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43 Matt. xx. 16.

44 Below, chap. 15.

45 Cf. Zosimus, IV. 35 seq.

46 Cf. IV. 30.

47 The account of Gratian's death given by Zosimus, though not inconsistent with that of Socrates, does not contain the details given by Socrates. Andragathius is simply said to have pursued Gratian, and overtaking him near the bridge to have slain him. Cf. Zosimus, IV. 35 end.

48 383 a.d.

49 384 a.d. Honorius afterwards shared the empire with Arcadius, reigning in the West from 398 to 423 a.d. But although the whole of this period comes within the time of Socrates' history, he does not mention Honorius but once again before his death.

50 Having been bishop of the Novatians for forty years; see chap. 21.

51 385 a.d.

52 Chap. 23.

53 Being in the ninety-eighth year of his age as appears from VII. 6.

54 Zosimus, however, says (IV. 37) that the embassy of Maximus was received by Theodosius.

55 Rather Aquileja as appears from Zosimus and other historians.

56 388 a.d.

57 The same account is given in substance by Zosimus, IV. 46, who also confirms the statements of Socrates concerning the end of Andragathius. Valesius, however, relying on Idatius' Fasti, asserts that Maximus was put to death on the 28th of July, not on the 27th of August.

58 The churches were considered recognized places of asylum. Cf. Bingham, Christ. Antiq. VIII. 10 and 11.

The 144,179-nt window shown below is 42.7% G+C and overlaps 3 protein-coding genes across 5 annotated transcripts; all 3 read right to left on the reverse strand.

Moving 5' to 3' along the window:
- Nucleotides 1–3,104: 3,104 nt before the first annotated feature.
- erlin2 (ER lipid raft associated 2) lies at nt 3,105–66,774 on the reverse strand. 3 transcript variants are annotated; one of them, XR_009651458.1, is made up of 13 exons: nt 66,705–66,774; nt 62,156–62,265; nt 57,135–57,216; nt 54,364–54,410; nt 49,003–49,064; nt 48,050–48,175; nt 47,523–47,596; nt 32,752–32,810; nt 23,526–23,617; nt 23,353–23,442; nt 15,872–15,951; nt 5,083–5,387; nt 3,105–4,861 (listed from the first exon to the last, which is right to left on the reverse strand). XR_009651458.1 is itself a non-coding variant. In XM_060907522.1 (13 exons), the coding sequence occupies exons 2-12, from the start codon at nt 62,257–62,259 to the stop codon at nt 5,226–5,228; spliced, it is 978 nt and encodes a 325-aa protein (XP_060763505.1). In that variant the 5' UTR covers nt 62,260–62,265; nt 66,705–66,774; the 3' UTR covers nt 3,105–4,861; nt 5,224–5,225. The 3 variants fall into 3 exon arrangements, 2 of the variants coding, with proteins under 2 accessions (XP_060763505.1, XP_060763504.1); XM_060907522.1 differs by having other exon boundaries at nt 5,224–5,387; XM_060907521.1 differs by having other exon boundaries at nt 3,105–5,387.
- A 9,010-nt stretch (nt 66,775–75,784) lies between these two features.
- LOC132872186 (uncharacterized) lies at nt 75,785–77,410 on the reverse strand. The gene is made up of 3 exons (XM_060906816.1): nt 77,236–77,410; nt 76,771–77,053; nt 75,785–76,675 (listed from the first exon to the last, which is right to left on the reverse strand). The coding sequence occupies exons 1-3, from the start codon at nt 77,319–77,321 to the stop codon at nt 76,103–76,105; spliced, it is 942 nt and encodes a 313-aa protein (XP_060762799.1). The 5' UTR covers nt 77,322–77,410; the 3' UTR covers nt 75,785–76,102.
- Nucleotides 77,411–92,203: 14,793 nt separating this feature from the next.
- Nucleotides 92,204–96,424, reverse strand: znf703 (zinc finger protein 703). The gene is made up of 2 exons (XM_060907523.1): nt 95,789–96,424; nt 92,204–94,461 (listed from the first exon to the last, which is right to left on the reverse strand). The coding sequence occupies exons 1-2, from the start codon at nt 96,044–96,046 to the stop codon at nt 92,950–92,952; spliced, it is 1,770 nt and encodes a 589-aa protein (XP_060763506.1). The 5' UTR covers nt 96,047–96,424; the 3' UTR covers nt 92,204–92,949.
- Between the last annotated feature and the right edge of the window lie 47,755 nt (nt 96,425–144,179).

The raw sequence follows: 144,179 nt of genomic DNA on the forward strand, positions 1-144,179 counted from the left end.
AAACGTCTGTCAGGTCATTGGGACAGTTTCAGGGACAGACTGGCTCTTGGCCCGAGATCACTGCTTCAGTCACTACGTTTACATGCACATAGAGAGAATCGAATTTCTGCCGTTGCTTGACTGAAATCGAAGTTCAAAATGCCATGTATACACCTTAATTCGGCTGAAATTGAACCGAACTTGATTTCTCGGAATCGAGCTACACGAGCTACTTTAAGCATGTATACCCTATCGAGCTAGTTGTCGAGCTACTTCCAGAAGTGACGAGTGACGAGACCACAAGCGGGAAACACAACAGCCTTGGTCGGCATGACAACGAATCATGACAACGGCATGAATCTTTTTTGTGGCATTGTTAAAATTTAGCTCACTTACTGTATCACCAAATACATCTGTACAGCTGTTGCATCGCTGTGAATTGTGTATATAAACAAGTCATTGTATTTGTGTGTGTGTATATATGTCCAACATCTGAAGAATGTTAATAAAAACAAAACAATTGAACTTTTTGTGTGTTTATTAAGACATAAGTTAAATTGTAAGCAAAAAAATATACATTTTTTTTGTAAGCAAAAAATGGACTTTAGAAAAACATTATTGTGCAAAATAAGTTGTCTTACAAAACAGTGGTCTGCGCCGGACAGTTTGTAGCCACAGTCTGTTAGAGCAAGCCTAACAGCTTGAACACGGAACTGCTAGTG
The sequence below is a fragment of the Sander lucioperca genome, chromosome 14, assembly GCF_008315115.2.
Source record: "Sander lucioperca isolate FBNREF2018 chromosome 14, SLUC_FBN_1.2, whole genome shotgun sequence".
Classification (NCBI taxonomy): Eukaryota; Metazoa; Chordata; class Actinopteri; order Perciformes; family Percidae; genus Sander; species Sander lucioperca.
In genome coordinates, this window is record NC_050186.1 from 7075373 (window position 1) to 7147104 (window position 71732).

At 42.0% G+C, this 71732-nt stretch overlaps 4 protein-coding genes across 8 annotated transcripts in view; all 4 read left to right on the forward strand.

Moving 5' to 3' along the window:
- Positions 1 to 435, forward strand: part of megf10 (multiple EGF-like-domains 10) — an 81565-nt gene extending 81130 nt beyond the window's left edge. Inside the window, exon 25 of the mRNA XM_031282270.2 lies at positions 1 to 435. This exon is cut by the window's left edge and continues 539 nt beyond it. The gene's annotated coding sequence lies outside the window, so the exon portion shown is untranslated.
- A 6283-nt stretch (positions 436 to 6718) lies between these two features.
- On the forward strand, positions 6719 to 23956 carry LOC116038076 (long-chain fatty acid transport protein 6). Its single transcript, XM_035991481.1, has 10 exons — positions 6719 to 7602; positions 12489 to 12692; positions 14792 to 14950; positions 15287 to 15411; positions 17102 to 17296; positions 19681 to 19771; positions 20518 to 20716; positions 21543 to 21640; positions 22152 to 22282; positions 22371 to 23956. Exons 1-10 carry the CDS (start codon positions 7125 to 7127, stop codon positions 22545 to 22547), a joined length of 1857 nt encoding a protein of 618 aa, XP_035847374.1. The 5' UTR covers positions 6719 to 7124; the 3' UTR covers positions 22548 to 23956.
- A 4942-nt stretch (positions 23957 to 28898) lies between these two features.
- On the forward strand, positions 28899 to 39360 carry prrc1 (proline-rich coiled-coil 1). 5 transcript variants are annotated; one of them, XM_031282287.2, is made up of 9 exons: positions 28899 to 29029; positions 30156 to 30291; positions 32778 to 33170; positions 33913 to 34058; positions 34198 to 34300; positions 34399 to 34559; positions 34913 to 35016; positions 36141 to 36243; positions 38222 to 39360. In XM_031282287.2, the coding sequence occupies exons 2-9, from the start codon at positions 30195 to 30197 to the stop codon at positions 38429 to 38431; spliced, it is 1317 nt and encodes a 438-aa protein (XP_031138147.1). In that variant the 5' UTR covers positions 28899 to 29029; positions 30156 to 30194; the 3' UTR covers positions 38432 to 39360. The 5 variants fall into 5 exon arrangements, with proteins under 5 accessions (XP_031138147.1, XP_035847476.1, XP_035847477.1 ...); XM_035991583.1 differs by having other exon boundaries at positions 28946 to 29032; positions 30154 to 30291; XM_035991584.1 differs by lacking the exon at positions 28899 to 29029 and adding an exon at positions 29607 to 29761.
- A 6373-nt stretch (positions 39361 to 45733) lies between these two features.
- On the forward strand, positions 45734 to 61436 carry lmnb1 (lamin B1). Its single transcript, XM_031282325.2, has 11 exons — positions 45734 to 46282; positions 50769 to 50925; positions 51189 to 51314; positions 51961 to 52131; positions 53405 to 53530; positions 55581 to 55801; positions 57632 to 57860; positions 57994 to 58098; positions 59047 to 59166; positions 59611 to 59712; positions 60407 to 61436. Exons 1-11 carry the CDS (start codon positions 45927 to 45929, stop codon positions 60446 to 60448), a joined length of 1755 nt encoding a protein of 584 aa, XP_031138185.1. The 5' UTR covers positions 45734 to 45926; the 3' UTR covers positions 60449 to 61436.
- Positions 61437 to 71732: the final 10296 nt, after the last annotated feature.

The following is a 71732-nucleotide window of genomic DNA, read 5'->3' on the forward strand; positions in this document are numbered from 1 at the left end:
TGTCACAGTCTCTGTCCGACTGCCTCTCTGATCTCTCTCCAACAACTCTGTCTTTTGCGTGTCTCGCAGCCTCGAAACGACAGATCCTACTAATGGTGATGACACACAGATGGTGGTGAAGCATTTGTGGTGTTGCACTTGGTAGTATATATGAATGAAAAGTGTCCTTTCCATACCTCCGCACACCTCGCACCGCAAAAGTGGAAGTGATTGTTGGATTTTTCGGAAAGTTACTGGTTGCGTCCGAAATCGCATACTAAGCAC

59 Theodoret (H. E. V. 23) says that there was a double violation of order in the ordination of Evagrius; first in that he was ordained by his predecessor, and secondly in that he was ordained by one bishop, whereas the canon required that not less than three should take part in an episcopal ordination.

60 Cf. VI. 9; also chaps. 5 and 2 of this book.

61 In 386 a.d.

62 See III. 2.

63 Cf Introd. p. 8.

64 piqhkou, `the ape-god. 0'

65 There are several cruciform signs among the Egyptian hieroglyphics, as e.g. the simple determinative X, meaning `to cross, 0' `to multiply, 0' `to mix 0' (see Birch, Egyptian Texts, p. 99); or the syllabic , phonetically equivalent to am (see Birch, ibid. p. 101); or the cross with a ring at the head : or the still more elaborate (see Brugsh, Thesaurus Inscript. Egyptiacarum, p. 20; also Champollion, Grammaire Egyptienne, XII. p. 365, 440). To which of these Socrates refers it is impossible to say from their mere form. They occur commonly and we must infer that the discovery described in this passage is not the first bringing into light of the sign mentioned, but its occurrence in the Serapeum. The third of the above signs is usually interpreted as `life 0' either `happy 0' or `immortal, 0' which agrees with the meaning given to the cruciform sign here mentioned.

66 I Cor. ii. 7, 1 Cor. ii. 8; Eph. iii. 5, Eph. iii. 6;; Col. i. 26.

67 Acts xvii. 23.

68 Num. xxiv.

69 John xi. 51.